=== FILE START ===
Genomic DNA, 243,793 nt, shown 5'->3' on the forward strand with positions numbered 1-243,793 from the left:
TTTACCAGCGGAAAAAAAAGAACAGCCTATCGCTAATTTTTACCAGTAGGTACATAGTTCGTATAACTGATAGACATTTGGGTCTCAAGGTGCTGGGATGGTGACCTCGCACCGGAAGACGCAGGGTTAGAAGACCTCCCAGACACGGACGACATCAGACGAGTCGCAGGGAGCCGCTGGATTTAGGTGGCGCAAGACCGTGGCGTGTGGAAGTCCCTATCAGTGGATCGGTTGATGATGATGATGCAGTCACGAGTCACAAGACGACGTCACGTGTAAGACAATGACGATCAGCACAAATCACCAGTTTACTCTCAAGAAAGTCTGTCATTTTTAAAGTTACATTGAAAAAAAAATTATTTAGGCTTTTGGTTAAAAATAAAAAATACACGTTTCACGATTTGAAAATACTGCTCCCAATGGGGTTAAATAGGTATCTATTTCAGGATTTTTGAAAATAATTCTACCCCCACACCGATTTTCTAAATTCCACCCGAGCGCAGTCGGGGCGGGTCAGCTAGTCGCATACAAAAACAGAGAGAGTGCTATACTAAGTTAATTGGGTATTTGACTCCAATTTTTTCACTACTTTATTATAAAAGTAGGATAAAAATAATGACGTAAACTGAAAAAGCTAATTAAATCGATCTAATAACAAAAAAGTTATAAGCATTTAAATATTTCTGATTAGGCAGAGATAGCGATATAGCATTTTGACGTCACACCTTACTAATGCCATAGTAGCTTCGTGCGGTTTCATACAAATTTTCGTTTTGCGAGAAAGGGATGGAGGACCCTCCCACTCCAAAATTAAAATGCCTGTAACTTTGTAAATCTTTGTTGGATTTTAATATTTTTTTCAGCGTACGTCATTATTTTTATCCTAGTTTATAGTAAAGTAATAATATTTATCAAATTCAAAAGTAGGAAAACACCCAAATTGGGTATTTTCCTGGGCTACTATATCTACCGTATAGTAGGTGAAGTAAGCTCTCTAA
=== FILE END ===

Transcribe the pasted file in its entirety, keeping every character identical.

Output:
Genomic DNA, 243,793 nt, shown 5'->3' on the forward strand with positions numbered 1-243,793 from the left:
TTTACCAGCGGAAAAAAAAGAACAGCCTATCGCTAATTTTTACCAGTAGGTACATAGTTCGTATAACTGATAGACATTTGGGTCTCAAGGTGCTGGGATGGTGACCTCGCACCGGAAGACGCAGGGTTAGAAGACCTCCCAGACACGGACGACATCAGACGAGTCGCAGGGAGCCGCTGGATTTAGGTGGCGCAAGACCGTGGCGTGTGGAAGTCCCTATCAGTGGATCGGTTGATGATGATGATGCAGTCACGAGTCACAAGACGACGTCACGTGTAAGACAATGACGATCAGCACAAATCACCAGTTTACTCTCAAGAAAGTCTGTCATTTTTAAAGTTACATTGAAAAAAAAATTATTTAGGCTTTTGGTTAAAAATAAAAAATACACGTTTCACGATTTGAAAATACTGCTCCCAATGGGGTTAAATAGGTATCTATTTCAGGATTTTTGAAAATAATTCTACCCCCACACCGATTTTCTAAATTCCACCCGAGCGCAGTCGGGGCGGGTCAGCTAGTCGCATACAAAAACAGAGAGAGTGCTATACTAAGTTAATTGGGTATTTGACTCCAATTTTTTCACTACTTTATTATAAAAGTAGGATAAAAATAATGACGTAAACTGAAAAAGCTAATTAAATCGATCTAATAACAAAAAAGTTATAAGCATTTAAATATTTCTGATTAGGCAGAGATAGCGATATAGCATTTTGACGTCACACCTTACTAATGCCATAGTAGCTTCGTGCGGTTTCATACAAATTTTCGTTTTGCGAGAAAGGGATGGAGGACCCTCCCACTCCAAAATTAAAATGCCTGTAACTTTGTAAATCTTTGTTGGATTTTAATATTTTTTTCAGCGTACGTCATTATTTTTATCCTAGTTTATAGTAAAGTAATAATATTTATCAAATTCAAAAGTAGGAAAACACCCAAATTGGGTATTTTCCTGGGCTACTATATCTACCGTATAGTAGGTGAAGTAAGCTCTCTAA